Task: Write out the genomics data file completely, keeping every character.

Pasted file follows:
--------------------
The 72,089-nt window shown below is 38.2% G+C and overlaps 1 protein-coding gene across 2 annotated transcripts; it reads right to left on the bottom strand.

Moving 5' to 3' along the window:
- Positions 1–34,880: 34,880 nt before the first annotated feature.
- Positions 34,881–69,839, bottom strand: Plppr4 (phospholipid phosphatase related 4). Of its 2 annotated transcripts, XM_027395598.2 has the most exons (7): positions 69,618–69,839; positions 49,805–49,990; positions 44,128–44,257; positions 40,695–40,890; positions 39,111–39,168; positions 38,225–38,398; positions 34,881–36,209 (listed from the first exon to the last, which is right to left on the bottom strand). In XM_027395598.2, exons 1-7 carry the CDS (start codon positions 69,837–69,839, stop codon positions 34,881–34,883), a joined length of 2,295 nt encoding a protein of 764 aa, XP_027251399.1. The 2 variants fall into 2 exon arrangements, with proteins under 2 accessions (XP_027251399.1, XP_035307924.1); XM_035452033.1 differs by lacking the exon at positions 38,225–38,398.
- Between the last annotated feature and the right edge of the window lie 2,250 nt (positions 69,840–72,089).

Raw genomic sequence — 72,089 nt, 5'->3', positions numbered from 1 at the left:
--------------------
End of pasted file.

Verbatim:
The 72,089-nt window shown below is 38.2% G+C and overlaps 1 protein-coding gene across 2 annotated transcripts; it reads right to left on the bottom strand.

Moving 5' to 3' along the window:
- Positions 1–34,880: 34,880 nt before the first annotated feature.
- Positions 34,881–69,839, bottom strand: Plppr4 (phospholipid phosphatase related 4). Of its 2 annotated transcripts, XM_027395598.2 has the most exons (7): positions 69,618–69,839; positions 49,805–49,990; positions 44,128–44,257; positions 40,695–40,890; positions 39,111–39,168; positions 38,225–38,398; positions 34,881–36,209 (listed from the first exon to the last, which is right to left on the bottom strand). In XM_027395598.2, exons 1-7 carry the CDS (start codon positions 69,837–69,839, stop codon positions 34,881–34,883), a joined length of 2,295 nt encoding a protein of 764 aa, XP_027251399.1. The 2 variants fall into 2 exon arrangements, with proteins under 2 accessions (XP_027251399.1, XP_035307924.1); XM_035452033.1 differs by lacking the exon at positions 38,225–38,398.
- Between the last annotated feature and the right edge of the window lie 2,250 nt (positions 69,840–72,089).

Raw genomic sequence — 72,089 nt, 5'->3', positions numbered from 1 at the left: